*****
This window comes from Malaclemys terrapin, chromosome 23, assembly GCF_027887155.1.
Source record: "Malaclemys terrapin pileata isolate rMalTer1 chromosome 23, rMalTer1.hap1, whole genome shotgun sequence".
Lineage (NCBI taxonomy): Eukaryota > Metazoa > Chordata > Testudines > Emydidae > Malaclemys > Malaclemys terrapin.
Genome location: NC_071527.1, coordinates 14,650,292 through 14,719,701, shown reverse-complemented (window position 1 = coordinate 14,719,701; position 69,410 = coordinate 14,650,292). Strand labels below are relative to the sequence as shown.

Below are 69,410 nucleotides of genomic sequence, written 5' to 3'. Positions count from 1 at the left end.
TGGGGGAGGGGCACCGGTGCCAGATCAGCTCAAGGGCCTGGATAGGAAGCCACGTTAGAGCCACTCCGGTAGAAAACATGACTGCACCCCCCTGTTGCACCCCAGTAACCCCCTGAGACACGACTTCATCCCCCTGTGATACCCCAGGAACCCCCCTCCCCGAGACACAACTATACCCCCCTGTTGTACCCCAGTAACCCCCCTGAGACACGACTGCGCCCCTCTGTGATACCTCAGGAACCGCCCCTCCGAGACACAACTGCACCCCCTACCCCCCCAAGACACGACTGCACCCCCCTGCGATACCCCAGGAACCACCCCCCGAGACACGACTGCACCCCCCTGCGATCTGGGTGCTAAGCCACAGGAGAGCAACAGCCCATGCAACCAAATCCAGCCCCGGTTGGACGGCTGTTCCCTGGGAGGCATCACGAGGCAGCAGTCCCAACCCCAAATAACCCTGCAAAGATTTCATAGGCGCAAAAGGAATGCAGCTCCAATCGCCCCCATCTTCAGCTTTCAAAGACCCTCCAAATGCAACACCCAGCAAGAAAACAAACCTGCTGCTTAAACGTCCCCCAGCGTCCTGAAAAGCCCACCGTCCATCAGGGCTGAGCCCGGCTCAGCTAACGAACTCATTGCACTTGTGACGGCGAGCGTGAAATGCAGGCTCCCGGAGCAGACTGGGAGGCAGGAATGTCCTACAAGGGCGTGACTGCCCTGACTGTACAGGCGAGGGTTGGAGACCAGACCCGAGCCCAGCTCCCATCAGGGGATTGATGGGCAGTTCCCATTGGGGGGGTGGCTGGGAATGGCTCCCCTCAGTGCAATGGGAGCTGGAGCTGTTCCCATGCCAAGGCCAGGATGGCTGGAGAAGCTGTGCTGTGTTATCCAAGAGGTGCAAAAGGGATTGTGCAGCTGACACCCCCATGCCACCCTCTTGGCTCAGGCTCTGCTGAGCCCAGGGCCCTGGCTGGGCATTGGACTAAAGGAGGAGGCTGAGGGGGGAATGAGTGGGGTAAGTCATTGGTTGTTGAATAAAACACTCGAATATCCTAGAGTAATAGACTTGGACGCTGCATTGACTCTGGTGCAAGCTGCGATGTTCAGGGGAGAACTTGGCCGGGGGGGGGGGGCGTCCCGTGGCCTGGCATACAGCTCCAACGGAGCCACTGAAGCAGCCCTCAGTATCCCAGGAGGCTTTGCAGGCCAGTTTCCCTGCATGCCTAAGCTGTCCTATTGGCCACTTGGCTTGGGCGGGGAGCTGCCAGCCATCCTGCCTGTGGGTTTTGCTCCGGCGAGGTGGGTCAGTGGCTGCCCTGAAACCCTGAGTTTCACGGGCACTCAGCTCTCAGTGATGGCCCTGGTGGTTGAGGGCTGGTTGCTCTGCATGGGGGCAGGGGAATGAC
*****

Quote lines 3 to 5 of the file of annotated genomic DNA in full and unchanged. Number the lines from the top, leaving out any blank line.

Lineage (NCBI taxonomy): Eukaryota > Metazoa > Chordata > Testudines > Emydidae > Malaclemys > Malaclemys terrapin.
Genome location: NC_071527.1, coordinates 14,650,292 through 14,719,701, shown reverse-complemented (window position 1 = coordinate 14,719,701; position 69,410 = coordinate 14,650,292). Strand labels below are relative to the sequence as shown.

Below are 69,410 nucleotides of genomic sequence, written 5' to 3'. Positions count from 1 at the left end.